Something’s Brewing

April 16, 2009

Thanks largely to that swell dude John Harper (check out Ghost/Echo and Lady Blackbird if you haven’t), there’s a new design trend that may soon become a movement. He gives me credit for starting it (via Geiger Counter and my love of hacking), but the intellectual historian in me gives credit to the first Game Chef competition, game contests since then, the Forge Birthday Forum threads where people request games from other designers, the Ashcan Front, “roleplaying poems” inspired by Nordic trends, the anti-publishing undercurrent (frex: Clinton), and stuff like Ben’s XXXXtreme Street Luge and Vincent’s Poison’d, Storming the Wizard’s Tower, and Apocalypse World. I’m a part of all that somewhere, but it’s hard for me to say exactly where.

If I had to sketch out the basic principles of the trend, it would go like this:

  • design small, fast, and light, spending less than a week on the initial design work and then tweaking as you play;
  • design for real people that you plan to play with;
  • hack together existing material that you dig;
  • make it pretty;
  • enjoy playing it, because why bother otherwise;
  • share it freely;
  • ignore formal publication as long as possible (maybe forever), and
  • move on once you’re sated, because there’s always something new and getting stuck on one thing can kill your passion.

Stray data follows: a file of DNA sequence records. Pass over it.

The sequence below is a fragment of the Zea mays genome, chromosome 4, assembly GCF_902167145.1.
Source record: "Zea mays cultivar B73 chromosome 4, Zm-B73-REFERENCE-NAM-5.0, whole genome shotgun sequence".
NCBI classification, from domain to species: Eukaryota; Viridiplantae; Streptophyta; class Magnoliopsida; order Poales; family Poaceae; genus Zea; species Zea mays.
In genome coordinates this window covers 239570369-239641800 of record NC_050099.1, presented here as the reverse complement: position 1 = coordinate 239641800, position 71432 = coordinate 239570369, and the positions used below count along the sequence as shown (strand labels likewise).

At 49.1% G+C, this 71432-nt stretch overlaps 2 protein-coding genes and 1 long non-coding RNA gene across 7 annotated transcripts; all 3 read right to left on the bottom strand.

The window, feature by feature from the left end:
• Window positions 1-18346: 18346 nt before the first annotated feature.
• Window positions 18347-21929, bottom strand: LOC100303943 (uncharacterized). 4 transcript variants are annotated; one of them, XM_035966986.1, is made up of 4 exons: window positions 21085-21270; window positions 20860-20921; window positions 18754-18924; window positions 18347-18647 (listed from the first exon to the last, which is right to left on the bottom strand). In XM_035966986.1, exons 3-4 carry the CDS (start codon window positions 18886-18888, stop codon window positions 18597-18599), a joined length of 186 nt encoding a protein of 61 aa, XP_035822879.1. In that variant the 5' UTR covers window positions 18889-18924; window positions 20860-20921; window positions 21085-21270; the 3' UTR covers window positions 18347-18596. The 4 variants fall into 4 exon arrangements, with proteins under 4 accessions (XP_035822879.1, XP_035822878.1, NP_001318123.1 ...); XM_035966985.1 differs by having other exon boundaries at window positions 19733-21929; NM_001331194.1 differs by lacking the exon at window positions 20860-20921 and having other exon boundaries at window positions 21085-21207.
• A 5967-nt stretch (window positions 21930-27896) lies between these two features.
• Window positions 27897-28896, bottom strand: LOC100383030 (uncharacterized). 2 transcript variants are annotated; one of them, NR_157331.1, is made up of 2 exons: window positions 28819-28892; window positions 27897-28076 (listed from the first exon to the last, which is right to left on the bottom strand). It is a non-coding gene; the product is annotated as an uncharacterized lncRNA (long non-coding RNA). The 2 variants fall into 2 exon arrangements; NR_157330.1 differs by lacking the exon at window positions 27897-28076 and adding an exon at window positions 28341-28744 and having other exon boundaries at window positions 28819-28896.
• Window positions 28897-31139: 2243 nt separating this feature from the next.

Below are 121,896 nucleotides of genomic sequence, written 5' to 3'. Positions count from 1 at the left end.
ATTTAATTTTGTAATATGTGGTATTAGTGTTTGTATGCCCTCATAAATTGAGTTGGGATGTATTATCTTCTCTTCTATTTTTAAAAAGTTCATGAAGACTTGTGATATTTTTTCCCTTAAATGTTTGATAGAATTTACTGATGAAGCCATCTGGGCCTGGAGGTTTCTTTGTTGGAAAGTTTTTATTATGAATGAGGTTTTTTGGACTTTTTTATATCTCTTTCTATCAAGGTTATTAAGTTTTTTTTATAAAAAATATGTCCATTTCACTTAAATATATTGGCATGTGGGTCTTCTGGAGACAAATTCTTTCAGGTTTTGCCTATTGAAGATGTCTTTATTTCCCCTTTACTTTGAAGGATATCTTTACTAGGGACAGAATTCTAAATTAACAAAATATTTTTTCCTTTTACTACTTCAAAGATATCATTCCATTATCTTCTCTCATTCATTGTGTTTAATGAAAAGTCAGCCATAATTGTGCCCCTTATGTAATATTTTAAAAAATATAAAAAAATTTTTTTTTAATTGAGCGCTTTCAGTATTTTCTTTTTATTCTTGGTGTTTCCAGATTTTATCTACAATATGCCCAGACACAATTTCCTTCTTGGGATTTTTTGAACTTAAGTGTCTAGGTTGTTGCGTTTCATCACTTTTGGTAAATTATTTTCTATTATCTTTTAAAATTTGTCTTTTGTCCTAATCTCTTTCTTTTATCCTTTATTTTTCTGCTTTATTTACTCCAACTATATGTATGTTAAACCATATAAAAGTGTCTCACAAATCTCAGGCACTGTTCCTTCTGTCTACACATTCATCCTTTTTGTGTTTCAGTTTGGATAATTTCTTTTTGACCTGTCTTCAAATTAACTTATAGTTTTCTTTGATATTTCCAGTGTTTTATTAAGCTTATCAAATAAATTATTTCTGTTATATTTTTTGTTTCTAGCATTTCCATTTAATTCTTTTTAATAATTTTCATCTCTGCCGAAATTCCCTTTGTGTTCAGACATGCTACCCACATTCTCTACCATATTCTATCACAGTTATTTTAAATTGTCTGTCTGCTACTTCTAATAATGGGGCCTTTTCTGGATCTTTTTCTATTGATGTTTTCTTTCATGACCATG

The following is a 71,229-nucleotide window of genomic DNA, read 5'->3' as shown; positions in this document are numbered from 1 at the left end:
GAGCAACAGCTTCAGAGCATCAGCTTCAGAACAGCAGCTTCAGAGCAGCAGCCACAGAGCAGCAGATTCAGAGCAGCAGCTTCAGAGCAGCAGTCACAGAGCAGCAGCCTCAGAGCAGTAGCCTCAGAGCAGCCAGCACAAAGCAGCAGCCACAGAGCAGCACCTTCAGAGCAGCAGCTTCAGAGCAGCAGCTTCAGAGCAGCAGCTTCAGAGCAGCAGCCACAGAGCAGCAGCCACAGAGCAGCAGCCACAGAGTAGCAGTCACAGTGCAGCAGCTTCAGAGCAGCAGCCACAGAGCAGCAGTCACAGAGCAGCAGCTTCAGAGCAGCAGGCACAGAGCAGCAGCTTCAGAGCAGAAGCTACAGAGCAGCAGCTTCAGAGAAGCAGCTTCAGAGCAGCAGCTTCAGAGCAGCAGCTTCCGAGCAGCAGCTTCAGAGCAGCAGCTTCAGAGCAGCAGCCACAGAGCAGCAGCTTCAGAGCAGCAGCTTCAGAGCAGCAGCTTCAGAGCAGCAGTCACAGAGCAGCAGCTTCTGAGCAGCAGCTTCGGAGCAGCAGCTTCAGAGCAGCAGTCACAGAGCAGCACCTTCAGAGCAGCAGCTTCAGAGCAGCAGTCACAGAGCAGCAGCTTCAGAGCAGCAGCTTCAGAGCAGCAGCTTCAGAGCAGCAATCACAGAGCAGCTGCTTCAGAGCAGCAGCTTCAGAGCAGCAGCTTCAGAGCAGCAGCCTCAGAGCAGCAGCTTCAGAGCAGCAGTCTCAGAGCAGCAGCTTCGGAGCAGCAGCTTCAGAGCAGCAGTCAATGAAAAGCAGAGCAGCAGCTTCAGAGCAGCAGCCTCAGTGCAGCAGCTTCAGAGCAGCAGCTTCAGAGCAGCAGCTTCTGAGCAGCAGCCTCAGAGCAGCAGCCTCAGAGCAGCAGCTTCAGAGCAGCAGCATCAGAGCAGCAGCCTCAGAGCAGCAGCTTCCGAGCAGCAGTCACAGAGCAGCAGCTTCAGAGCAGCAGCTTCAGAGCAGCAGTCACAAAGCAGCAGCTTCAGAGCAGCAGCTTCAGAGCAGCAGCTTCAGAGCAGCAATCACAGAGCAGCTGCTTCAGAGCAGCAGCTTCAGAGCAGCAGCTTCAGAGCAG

Somewhat ironically, my sense is that this is the kind of game design that more “traditional” folks engage in all the time (frex: Brand), but don’t tend to share or necessarily even write down formally. But because these games and hacks are emerging from the indie scene, they’re going to look a bit different and share a certain body of background thought.

Personally, I’m excited as hell about this. Honestly, this is the kind of community of practice that I’ve always wanted roleplaying to be (partially due to my strong passion for design, low attention span, social socket, and overgrown sense of aesthetics). And now it seems like it might be coming together. Rock.

28 Responses to “Something’s Brewing”

  1. Ben Lehman Says:

    There are four Xs in “XXXXtreme.”

  2. Matt Snyder Says:

    I’m pretty fascinated by this trend, too. Harper’s pieces in particular reminded me that I still have ways to contribute creative stuff online, and that free offerings with dazzling presentations are worthwhile.